It will also be noted in FIG. 3 that there are provided within each of the bridge beams 38 and 40, a plurality of jacking mechanisms 68 and associated rigid tubular jacking legs 70. The bridge beams 38 and 40 thus serve as mounting members on the template 22 for the jacking mechanisms 68. This arrangement of jacking mechanisms and jacking tubes permits rapid and convenient interconnection between the template and platform for lifting of the platform to its proper height, as will be explained more fully hereinafter.
After the template 22 has been secured to the sea bed 35, the platform 20 is towed in a floating condition, as shown in FIG. 4, to the template. The platform 20, may be fully constructed at a shore location and there outfitted with the crew quarters 56, the power generating and control equipment 60, the drill pipe storage ledge 62 and the tower and crane positioning ledge 66 with the drilling tower and tower crane 52 and 54 mounted thereon. As shown in FIG. 5, the platform is directed so that its base portion 46 first enters the region between the forward legs 26 and then continues on between and beyond the rearward legs 28 until the platform cross portion 48 nearly abuts the forward legs 26. The platform 20 is provided with jacking leg slips 72 which become aligned with the jacking legs 70 on the bridge beams 38 and 40 when the platform is floated into position. These slips are designed to allow the jacking legs to move freely through then longitudinally in one direction but to grip the legs and prevent relative movement in the opposite direction. As shown in FIG. 6, the jacking mechanism 68 are then operated to lower the jacking legs 70 until they enter their corresponding jacking leg slips 72 on the platform 22 and thereby provide an interconnection between the platform and the bridge beams 38 and 40 extending across the tops of the template legs 26 and 28.
As can be seen in FIG. 8 the jacking mechanisms 68 each comprise upper and lower holder assemblies 74 and 76 with the lower holder assembly 76 mounted on a portion of one of the bridge beams 38 and 40. Hydraulic piston and cylinder assemblies 78 are driven and controlled by external means (not shown) to move the holder assemblies 74 and 76 toward and away from each other. Slips 80 on the holder assemblies 74 and 76 are controlled to grip and release the jacking leg 70 in alternate sequence as the holder assemblies are moved toward and away from each other respectively. Thus, in order to lower the jacking leg 70 the slip 80 on the lower holder assemblies 76 are released while those on the upper holder assemblies 74 are engaged when the assemblies are moved toward each other and vice versa when they are moved away from each other. In order to raise the jacking leg, the slip engagement and release sequence is reversed. This is shown diagramatically in FIG. 8 by leaf type springs 81 which are held by pins 81a and 81b to bias either the upper or lower portion of the slips 80 against the jacking leg 70.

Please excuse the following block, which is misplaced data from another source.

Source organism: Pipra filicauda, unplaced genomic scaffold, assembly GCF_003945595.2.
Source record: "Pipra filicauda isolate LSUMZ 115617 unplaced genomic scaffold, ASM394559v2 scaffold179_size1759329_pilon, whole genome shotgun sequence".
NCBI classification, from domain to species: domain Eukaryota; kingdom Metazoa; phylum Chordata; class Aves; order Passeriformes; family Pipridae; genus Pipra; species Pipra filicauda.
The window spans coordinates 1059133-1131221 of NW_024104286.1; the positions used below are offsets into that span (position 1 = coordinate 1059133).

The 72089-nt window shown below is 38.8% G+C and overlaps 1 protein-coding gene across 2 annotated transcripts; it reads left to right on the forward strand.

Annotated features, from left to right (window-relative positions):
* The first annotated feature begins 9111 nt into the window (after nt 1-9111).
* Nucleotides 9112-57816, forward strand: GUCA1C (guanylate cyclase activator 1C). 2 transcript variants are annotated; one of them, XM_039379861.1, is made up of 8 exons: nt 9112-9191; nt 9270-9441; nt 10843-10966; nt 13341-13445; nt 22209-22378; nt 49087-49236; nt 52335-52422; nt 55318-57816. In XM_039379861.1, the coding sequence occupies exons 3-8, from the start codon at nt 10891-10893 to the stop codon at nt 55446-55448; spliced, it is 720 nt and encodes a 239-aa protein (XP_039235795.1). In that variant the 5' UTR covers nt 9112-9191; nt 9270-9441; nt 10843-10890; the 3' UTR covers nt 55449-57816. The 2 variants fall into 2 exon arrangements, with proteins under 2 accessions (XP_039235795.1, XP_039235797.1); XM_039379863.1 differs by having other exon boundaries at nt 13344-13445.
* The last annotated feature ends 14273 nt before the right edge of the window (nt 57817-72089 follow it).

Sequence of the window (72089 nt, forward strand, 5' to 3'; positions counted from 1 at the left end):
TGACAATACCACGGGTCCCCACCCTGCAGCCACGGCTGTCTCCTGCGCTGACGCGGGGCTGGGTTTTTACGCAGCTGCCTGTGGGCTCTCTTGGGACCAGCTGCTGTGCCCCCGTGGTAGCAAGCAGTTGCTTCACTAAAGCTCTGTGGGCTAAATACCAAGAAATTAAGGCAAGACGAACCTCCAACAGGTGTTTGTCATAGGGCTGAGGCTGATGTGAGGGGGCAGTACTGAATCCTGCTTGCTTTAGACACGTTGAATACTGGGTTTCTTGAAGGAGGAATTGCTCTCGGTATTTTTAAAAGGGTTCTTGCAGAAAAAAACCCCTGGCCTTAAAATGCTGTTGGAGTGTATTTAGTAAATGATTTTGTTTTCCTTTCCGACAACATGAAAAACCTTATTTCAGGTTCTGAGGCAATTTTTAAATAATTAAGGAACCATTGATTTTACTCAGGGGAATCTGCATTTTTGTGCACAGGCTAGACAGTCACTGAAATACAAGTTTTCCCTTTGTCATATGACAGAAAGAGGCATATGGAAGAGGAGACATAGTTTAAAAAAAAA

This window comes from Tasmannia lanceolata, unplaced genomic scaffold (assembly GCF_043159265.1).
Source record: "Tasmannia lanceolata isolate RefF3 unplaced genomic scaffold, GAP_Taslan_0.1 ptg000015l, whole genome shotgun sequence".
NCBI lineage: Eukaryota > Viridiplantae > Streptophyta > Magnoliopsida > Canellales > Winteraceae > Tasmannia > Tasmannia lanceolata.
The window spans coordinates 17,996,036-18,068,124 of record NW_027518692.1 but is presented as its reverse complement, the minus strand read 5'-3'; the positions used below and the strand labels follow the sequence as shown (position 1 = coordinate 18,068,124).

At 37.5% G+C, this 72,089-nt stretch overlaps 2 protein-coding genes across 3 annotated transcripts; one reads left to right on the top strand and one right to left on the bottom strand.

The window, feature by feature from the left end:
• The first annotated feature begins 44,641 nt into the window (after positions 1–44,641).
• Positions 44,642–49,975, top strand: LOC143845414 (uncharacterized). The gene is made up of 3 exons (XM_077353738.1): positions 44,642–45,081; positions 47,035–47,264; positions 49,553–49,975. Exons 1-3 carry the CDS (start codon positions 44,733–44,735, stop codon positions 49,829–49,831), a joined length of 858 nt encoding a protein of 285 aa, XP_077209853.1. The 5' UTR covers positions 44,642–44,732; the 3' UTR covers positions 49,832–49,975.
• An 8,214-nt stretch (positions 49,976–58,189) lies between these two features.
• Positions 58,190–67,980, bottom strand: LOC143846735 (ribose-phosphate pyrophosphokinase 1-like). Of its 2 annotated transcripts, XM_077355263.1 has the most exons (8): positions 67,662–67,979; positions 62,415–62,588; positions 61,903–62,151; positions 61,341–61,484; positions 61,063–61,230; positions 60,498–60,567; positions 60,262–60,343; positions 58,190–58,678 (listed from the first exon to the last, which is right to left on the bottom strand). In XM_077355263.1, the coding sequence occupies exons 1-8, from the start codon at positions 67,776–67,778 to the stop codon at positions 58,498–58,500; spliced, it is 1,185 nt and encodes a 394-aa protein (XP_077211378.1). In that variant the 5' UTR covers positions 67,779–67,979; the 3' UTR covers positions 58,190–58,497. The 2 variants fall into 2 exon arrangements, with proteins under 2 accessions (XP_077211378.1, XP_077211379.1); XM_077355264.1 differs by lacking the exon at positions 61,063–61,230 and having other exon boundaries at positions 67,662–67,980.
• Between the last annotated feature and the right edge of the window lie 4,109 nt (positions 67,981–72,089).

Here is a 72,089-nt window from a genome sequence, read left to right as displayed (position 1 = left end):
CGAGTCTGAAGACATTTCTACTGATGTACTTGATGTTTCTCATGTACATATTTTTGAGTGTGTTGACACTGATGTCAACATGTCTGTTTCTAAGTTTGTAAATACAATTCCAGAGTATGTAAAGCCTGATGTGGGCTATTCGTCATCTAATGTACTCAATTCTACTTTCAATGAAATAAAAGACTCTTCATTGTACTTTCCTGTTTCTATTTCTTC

When the jacking legs 70 engage the slips 72 on the platform 20 they become secured to the platform in a manner which allows upward but not downward movement of the platform with respect to the jacking legs. That is, the slips 72 allow relative movement of the jacking legs 70 with respect to the slips which coincides with movement of the platform and bridge beam toward each other, but they prevent relative movement in the reverse direction. Thus, should the platform begin to rise as a result of wave or tide action, the slips 72 will allow the platform to move up on the jacking legs. However, the slips 72 act to prevent reverse movement. Thus, wave action is utilized in raising of the platform in a manner similar to that described in U.S. Pat. No. 3,876,181 to Joseph E. Lucas.